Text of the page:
If I'm paying more than $50 for a three-course meal, I want it to damned well be perfect. Ill-conceived is a sweeter way of putting what we all really know to mean "doesn't taste good." Prosciutto-wrapped, goat-cheese-stuffed shrimp, an appetizer, was a $14 disaster. The dish has all the necessary upscale ingredients — prosciutto, after all, is worth its weight in diamonds; you can find goat cheese from local farms; and our Florida gulf shrimp are some of the world's yummiest. Put it all together, you figure, and you've got relentless deliciousness.
Not so. This appetizer came out looking like a plate of ham hocks. The "prosciutto" wrapping the shrimp was easily a quarter-inch thick, so tough it was nearly impossible to cut through without making the entire dish disintegrate. That poor shrimp might as well have been swaddled in slabs of Canadian bacon. I say "poor shrimp" because anyone who loves a shrimp (and I do, I do) knows that this beautiful little crustacean, when eaten fresh, has a lovely, ethereal flavor, light as a puff of sea air, and a toothsome, almost squeaky texture unlike any other seafood. Prosciutto, on the other hand, even when sliced paper-thin as it should be, has a rich, warm, earthy, salty, ancient feel on the palate. Too much would overwhelm almost any other food you can think of (which is why we're used to seeing it served in transparent waves). Add the assertive gaminess of goat cheese and your shrimp is dead in the water.
I'm dissecting this dish-gone-wrong in such detail because it reveals a fundamental misunderstanding on the part of the chefs. Had they tasted this concoction in the kitchen and decided it was a winner? If so, what drug were they inhaling?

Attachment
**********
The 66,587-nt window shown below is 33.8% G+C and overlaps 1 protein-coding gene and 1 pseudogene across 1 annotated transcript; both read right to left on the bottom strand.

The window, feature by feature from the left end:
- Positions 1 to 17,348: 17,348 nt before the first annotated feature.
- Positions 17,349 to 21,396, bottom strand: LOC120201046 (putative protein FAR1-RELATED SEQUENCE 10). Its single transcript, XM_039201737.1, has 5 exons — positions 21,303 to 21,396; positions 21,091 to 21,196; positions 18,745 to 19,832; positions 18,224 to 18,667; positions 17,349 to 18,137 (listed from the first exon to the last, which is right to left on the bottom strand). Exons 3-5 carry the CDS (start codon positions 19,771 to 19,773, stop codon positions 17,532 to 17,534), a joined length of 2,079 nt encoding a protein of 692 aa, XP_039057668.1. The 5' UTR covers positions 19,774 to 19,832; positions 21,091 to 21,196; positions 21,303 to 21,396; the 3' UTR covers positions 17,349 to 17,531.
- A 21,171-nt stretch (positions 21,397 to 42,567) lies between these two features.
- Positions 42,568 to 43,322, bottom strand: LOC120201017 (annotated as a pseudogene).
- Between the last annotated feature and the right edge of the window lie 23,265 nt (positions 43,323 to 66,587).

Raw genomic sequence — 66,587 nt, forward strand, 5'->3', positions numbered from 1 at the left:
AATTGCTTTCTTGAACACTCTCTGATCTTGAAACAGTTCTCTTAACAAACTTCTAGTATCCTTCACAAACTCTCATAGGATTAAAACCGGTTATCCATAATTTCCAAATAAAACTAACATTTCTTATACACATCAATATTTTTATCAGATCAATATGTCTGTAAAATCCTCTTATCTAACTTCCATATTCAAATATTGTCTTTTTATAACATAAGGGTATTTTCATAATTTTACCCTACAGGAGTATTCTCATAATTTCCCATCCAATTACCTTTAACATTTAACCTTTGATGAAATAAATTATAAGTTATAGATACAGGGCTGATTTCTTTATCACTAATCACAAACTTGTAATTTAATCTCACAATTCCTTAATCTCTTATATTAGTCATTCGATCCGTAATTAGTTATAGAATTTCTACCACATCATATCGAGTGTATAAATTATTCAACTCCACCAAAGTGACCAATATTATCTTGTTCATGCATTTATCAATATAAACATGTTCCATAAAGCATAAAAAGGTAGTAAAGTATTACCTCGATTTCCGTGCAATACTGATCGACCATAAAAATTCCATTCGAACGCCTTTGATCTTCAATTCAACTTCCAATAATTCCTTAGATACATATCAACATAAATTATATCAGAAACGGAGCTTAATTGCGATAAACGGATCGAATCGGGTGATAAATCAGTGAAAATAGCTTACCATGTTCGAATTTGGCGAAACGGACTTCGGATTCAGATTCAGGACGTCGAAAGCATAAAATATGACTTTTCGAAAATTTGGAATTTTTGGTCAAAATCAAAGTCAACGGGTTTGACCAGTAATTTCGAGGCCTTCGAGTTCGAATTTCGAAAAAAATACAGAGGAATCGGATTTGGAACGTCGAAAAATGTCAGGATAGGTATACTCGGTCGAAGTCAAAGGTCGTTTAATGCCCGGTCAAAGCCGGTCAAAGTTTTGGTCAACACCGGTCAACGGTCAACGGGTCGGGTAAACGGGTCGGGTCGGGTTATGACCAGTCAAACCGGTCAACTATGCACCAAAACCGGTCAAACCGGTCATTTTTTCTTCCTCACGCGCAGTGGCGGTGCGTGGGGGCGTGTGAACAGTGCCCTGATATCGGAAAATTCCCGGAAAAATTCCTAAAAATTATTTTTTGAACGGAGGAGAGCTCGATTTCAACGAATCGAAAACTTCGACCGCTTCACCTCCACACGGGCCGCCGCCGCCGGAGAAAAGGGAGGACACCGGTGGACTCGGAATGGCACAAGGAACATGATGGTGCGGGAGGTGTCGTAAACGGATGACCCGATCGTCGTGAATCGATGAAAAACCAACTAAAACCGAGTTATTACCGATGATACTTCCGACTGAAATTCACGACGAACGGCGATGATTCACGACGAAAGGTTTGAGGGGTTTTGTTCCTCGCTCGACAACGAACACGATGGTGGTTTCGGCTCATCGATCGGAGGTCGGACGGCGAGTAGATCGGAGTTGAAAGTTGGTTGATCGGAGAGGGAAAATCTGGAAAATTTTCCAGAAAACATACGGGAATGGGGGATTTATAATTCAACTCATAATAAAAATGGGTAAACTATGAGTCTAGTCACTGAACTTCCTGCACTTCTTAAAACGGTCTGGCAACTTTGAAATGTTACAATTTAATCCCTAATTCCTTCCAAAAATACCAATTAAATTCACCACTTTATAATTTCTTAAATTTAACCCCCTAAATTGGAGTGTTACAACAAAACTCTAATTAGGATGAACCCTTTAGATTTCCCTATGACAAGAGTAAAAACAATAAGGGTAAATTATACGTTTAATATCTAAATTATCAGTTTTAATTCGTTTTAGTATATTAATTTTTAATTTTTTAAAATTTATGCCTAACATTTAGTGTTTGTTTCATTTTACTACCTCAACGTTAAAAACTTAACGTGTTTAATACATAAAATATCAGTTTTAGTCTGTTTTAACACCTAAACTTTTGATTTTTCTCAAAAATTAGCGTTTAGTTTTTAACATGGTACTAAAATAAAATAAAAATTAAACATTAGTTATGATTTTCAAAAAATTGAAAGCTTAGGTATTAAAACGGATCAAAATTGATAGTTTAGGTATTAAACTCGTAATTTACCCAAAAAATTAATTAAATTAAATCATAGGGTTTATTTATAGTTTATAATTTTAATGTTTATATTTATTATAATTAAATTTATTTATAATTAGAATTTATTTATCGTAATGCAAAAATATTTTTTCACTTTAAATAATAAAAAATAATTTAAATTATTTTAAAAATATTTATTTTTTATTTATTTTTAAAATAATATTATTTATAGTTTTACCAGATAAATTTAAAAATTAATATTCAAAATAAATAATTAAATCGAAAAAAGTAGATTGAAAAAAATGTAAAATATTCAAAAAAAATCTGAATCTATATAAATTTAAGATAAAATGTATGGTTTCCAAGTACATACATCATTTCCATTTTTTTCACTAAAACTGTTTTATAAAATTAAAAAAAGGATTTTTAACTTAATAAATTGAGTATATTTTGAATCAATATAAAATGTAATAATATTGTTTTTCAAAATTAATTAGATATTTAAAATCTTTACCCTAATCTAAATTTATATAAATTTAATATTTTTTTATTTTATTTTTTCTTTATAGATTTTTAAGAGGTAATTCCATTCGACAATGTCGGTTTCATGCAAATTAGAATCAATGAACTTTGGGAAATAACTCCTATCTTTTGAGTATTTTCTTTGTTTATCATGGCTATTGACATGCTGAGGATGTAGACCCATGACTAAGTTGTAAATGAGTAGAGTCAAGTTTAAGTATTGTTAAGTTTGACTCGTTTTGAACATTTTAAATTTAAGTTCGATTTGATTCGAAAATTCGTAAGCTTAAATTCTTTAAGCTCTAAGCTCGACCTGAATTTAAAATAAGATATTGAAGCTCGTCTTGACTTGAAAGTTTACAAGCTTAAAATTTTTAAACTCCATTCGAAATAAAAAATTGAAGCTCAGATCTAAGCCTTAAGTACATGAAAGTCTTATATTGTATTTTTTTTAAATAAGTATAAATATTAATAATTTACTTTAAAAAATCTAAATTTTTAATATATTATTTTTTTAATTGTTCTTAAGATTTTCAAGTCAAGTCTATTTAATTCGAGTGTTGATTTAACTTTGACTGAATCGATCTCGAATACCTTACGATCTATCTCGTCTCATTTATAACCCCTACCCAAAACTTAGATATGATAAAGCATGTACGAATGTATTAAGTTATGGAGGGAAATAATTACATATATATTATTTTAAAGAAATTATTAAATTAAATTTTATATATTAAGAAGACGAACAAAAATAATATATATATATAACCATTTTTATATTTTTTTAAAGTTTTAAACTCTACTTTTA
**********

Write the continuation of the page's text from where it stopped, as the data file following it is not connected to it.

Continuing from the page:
Let's turn now to a similar appetizer served at Bonefish Grill. This one has the requisite cutesy name: saucy shrimp. And a price tag we can swallow with ease: $7.90. The ingredients here bear a familial resemblance to the one we've just discussed: gulf shrimp (medium-sized, a lot of them), kalamata olives (a few), feta cheese, sun-dried tomatoes, and a light lime-garlic-tomato sauce. We took a bite and could barely believe our luck. It was scrumptious.
Here you have the same basic idea — delicate shrimp paired with flavors that convey depth and age — the olives, the tomatoes, the feta. But instead of murdering those pretty shrimp, the sweet-sourness of the tomato and olive, the saltiness of the feta, and the squeeze of lime in the subtle tomato sauce enhanced the shellfish. It was so thoroughly delightful that I wanted to buttonhole the chef for the recipe. I'd proudly serve this at home. The test kitchen at Bonefish had nailed it.
What's the difference between these two shrimps? One tastes good. The other doesn't.
Funny how, despite the best, most creative efforts of any chef, it all comes down to one simple proposition. It doesn't matter a lick if your entrée is composed of truffle gas and gold dust — it's only going to work if it delights both the eye and the tongue. There's your acid test. As a chef, you fail it at your peril.
Bonefish Grill is not a perfect restaurant either. Our bland crab chowder wasn't worth the effort of spoon to mouth; the piccata sauce on a slab of grouper ($22.30) was disappointingly flavorless. But a lively green salad and the crisp, buttery steamed veg that came with the entrée balanced the books. Kate's Whitefish ($20), a freshwater lake fish, had a fine flake and a delicious crust.
Not rocket science, this menu — it's been developed for ease and speed. But you can overlook a bland soup that costs you $2.80 if there are other courses to make up for it. I'd forgive just about any gaffe for that saucy shrimp and the brownie we had for dessert.
Upper Crust had also failed to leap the dessert hurdle. As pretty as its colorfully drizzled plates were, the chocolate soufflé cake ($5.75) had no discernible flavor beyond "sweet," and the berry tart ($7.25) was just an embarrassment — doughy crust, bland custard, and baked berries that wouldn't win a contest against I-Hop's blueberry pancakes.
Once again, Bonefish aced it. Its chocolate brownie ($5.50) is superb. An enormous hunk of cake: gooey, dark, and deep, considerably livened by a couple of extra pinches of salt to draw out every nuance. It's served with a generous scoop of vanilla ice cream and luscious whipped cream. Un-freaking-believable!
And there's your exclamation point. You can't subdue your punctuation when the chef deserves a shoutout.